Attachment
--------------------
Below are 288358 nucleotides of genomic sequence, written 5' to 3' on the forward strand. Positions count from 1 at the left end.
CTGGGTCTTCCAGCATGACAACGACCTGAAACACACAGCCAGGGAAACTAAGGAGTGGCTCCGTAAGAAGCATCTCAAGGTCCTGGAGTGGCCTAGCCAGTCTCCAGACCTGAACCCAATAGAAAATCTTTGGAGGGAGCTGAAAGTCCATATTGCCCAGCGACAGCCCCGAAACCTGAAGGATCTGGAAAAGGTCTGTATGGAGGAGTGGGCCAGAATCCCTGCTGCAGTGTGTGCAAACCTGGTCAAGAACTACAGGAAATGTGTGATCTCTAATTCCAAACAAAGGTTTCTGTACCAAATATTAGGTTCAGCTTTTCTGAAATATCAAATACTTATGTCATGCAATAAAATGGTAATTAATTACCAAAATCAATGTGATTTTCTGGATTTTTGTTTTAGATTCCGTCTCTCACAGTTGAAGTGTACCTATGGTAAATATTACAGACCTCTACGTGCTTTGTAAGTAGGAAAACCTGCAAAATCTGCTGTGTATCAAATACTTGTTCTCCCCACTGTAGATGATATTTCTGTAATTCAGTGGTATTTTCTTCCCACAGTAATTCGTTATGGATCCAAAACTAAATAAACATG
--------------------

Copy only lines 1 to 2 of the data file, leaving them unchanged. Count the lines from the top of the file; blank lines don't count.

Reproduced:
Below are 288358 nucleotides of genomic sequence, written 5' to 3' on the forward strand. Positions count from 1 at the left end.
CTGGGTCTTCCAGCATGACAACGACCTGAAACACACAGCCAGGGAAACTAAGGAGTGGCTCCGTAAGAAGCATCTCAAGGTCCTGGAGTGGCCTAGCCAGTCTCCAGACCTGAACCCAATAGAAAATCTTTGGAGGGAGCTGAAAGTCCATATTGCCCAGCGACAGCCCCGAAACCTGAAGGATCTGGAAAAGGTCTGTATGGAGGAGTGGGCCAGAATCCCTGCTGCAGTGTGTGCAAACCTGGTCAAGAACTACAGGAAATGTGTGATCTCTAATTCCAAACAAAGGTTTCTGTACCAAATATTAGGTTCAGCTTTTCTGAAATATCAAATACTTATGTCATGCAATAAAATGGTAATTAATTACCAAAATCAATGTGATTTTCTGGATTTTTGTTTTAGATTCCGTCTCTCACAGTTGAAGTGTACCTATGGTAAATATTACAGACCTCTACGTGCTTTGTAAGTAGGAAAACCTGCAAAATCTGCTGTGTATCAAATACTTGTTCTCCCCACTGTAGATGATATTTCTGTAATTCAGTGGTATTTTCTTCCCACAGTAATTCGTTATGGATCCAAAACTAAATAAACATG